Twenty-First-Century Feminisms in Children's and Adolescent Literature
A revelation of the powerful alternative to sexism offered by children's literature
Over twenty years after the publication of her groundbreaking work, Waking Sleeping Beauty: Feminist Voices in Children’s Novels, Roberta Seelinger Trites returns to analyze how literature for the young still provides one outlet in which feminists can offer girls an alternative to sexism. Supplementing her previous work in the linguistic turn, Trites employs methodologies from the material turn to demonstrate how feminist thinking has influenced literature for the young in the last two decades. She interrogates how material feminism can expand our understanding of maturation and gender—especially girlhood—as represented in narratives for preadolescents and adolescents.
Twenty-First-Century Feminisms in Children’s and Adolescent Literature applies principles behind material feminisms, such as ecofeminism, intersectionality, and the ethics of care, to analyze important feminist thinking that permeates twenty-first-century publishing for youth. The structure moves from examinations of the individual to examinations of the individual in social, environmental, and interpersonal contexts. The book deploys ecofeminism and the posthuman to investigate how embodied individuals interact with the environment and via the extension of feministic ethics how people interact with each other romantically and sexually.
Throughout the book, Trites explores issues of identity, gender, race, class, age, and sexuality in a wide range of literature for young readers, such as Kate DiCamillo’s Flora and Ulysses, Jacqueline Woodson’s Brown Girl Dreaming, and Rainbow Rowell’s Eleanor & Park. She demonstrates how shifting cultural perceptions of feminism affect what is happening both in publishing for the young and in the academic study of literature for children and adolescents.
[A] remarkable book . . . [Trites] eloquently proves that the study of children’s and adolescent literature has much to offer material feminism.- Adrienne Kertzer, Children’s Literature Association Quarterly
Twenty-First-Century Feminisms in Children’s and Adolescent Literature is a veritable roadmap of this literature. While my readings sometimes differ from Trites’s, her analyses are uniformly thought provoking and worthwhile.- Angela E. Hubler, Kansas State University, International Research in Children's Literature, Volume 12, Issue 2
At a time when feminism struggles to find an appreciative audience with young people, Twenty-First-Century Feminisms in Children's and Adolescent Literature offers convincing arguments for its relevance. This is an important, thoughtful, and timely book that shows how contemporary feminisms inhabit literature written for children and adolescents. Trites deftly demonstrates the benefits of a material feminist critique (and self-reflexivity) through close reading of selected texts that engage with twenty-first-century feminist concerns regarding female empowerment amidst growing social, technological, and environmental challenges. The value of this book resides in the understanding it promotes, in its engagement with other critical studies, and in its commendable clarity.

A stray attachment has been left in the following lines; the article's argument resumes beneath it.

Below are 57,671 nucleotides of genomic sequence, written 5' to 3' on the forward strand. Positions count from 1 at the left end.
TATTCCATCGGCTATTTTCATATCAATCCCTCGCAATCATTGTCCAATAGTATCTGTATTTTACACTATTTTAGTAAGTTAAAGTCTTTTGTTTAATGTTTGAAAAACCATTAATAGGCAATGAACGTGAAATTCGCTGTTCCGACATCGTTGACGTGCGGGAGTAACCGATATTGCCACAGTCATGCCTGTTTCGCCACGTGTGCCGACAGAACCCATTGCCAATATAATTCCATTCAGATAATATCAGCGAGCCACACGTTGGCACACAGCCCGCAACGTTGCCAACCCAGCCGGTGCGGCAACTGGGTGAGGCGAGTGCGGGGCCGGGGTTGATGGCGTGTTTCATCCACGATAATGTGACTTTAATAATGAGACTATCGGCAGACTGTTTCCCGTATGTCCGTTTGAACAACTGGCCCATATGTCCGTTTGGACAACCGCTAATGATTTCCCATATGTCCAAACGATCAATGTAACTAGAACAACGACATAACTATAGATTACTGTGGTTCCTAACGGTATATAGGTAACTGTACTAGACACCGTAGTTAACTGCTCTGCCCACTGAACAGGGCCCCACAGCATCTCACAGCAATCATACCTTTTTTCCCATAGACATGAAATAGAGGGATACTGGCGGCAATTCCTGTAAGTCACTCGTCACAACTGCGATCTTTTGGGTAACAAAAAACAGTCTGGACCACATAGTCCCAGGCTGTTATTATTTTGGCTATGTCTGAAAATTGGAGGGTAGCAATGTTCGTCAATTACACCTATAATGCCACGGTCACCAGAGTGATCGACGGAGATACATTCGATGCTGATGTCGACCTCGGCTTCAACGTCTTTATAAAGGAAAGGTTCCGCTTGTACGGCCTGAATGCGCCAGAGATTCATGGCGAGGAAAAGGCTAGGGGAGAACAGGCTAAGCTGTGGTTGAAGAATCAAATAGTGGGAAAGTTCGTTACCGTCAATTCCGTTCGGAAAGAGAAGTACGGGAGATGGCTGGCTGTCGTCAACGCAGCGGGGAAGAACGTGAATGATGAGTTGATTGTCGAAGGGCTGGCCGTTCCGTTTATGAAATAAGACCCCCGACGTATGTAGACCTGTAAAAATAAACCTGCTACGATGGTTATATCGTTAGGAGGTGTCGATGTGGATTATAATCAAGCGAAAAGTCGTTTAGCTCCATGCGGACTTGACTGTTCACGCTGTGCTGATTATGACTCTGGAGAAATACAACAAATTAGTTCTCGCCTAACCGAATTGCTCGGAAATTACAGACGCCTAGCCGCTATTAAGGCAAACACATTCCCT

In her elegant overview of thirty years of scholarship in feminist theory and children's literature, Roberta Trites has accomplished--to use the phrase philosopher Sara Ruddick made famous in Maternal Thinking--the 'preservation, growth, and acceptability' of the discipline. By applying evolving theories of ecofeminism, gender studies, critical race theories, and the ethics of care to the analysis of specific recent works of fiction for children and young adults, Trites has produced a wonderful new resource for scholars in the field. As a companion volume to Waking Sleeping Beauty: Feminist Voices in Children's Novels, Trites's Twenty-First-Century Feminisms in Children's and Adolescent Literature demonstrates just how far both the literature and the discipline have come.
Twenty-First-Century Feminisms in Children's and Adolescent Literature offers a crucial model for interrogating the representation of gender and sexuality in texts for young readers. Trites clearly establishes the stakes of her project, providing a compelling foundation for her shift from an interest in how middle grade and young adult literature offers discursive constructions of gender to why they have done so. . . . Perhaps most impressively, Trites balances a wide array of theorists and novels, deftly pairing well-known concepts and texts with those that are likely to be new (but no less valuable) to many scholars of children's literature, childhood and girlhood studies, gender studies, and queer studies, among others.